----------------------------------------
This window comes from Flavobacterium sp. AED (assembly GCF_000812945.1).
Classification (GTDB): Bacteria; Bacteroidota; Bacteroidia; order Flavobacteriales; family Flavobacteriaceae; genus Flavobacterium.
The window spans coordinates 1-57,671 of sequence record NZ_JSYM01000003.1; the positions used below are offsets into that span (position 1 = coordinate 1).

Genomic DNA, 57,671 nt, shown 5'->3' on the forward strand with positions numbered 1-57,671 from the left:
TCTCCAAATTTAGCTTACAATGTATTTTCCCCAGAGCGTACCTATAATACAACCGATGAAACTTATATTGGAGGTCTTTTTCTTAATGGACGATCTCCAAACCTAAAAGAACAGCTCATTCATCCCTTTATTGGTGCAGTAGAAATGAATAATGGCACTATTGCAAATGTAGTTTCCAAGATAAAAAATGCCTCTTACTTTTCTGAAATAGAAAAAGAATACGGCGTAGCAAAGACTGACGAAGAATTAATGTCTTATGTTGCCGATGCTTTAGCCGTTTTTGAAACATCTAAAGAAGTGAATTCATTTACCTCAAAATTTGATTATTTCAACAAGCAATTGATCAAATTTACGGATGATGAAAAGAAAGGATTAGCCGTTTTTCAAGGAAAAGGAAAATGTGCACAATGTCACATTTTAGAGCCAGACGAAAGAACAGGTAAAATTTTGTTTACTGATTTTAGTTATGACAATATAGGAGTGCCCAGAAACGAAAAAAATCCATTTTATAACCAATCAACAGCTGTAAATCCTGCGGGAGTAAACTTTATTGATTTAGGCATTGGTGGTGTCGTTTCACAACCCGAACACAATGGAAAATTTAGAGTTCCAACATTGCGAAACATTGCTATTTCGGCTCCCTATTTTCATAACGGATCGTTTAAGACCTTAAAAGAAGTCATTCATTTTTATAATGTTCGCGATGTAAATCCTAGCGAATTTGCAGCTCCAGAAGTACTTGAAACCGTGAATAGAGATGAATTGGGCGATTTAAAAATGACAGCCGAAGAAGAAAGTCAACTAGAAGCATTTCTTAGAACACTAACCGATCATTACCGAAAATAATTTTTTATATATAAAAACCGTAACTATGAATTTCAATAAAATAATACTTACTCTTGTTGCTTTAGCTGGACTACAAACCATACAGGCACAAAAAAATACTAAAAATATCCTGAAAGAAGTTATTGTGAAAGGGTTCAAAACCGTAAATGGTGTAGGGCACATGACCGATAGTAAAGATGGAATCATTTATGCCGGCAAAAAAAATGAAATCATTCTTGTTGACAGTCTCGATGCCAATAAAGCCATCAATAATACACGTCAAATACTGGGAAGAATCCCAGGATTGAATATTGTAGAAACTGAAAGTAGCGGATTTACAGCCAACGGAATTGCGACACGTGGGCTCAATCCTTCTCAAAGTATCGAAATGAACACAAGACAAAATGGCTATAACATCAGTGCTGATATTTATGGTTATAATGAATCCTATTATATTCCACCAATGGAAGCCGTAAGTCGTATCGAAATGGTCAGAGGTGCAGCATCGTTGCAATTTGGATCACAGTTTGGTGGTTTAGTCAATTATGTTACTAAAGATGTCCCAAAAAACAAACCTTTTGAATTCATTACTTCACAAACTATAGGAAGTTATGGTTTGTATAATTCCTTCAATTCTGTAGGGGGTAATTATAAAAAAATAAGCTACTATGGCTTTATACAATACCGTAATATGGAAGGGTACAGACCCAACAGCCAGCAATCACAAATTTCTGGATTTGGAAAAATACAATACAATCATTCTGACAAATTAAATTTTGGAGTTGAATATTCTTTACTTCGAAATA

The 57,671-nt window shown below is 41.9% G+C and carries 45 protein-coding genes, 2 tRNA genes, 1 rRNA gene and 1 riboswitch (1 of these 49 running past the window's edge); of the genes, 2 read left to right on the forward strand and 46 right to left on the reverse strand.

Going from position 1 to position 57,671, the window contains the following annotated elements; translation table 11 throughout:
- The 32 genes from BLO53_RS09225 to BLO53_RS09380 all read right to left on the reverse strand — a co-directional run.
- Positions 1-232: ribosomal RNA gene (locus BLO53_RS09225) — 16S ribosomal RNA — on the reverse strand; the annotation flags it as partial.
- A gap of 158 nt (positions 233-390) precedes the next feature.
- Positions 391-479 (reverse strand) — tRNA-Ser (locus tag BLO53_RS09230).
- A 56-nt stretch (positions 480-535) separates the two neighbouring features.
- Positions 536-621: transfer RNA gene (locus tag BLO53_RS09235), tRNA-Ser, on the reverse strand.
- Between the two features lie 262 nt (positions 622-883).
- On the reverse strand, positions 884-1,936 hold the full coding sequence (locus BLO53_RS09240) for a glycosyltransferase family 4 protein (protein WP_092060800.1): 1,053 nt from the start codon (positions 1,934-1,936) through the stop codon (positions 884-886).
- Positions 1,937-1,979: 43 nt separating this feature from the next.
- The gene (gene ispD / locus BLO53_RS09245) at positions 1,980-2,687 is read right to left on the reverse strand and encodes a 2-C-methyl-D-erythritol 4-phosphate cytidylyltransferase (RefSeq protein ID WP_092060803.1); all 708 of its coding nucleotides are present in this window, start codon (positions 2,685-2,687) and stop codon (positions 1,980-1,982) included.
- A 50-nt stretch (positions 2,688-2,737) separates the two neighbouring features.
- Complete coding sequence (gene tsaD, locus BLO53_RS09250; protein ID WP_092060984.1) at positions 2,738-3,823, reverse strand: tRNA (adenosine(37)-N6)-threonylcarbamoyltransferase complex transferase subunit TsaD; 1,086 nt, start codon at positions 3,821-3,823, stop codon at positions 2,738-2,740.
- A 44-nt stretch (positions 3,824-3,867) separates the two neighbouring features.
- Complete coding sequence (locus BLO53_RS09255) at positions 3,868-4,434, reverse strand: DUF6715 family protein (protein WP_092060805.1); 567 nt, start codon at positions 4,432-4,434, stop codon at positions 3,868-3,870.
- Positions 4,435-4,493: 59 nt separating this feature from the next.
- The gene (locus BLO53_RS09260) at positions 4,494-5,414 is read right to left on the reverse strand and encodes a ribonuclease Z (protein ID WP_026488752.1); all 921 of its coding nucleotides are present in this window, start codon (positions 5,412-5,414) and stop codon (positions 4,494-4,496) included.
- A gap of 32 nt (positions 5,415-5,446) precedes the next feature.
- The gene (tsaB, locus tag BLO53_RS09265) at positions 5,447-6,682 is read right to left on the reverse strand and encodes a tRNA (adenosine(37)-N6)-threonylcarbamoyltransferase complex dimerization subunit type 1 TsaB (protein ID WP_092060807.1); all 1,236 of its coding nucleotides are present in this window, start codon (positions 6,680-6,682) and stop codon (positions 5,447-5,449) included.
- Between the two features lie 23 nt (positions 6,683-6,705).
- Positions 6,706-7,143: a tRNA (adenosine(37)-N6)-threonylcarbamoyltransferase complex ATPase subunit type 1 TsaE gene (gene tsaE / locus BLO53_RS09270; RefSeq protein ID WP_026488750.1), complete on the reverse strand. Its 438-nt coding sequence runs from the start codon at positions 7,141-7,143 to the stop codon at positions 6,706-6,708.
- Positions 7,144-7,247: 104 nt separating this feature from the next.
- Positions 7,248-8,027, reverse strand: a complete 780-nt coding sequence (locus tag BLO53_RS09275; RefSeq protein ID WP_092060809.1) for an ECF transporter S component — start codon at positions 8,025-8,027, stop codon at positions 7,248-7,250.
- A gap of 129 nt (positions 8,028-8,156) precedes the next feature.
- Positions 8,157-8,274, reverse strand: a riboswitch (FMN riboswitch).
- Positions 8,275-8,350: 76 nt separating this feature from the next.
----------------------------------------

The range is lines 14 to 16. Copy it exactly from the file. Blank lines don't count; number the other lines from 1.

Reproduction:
- Between the two features lie 262 nt (positions 622-883).
- On the reverse strand, positions 884-1,936 hold the full coding sequence (locus BLO53_RS09240) for a glycosyltransferase family 4 protein (protein WP_092060800.1): 1,053 nt from the start codon (positions 1,934-1,936) through the stop codon (positions 884-886).
- Positions 1,937-1,979: 43 nt separating this feature from the next.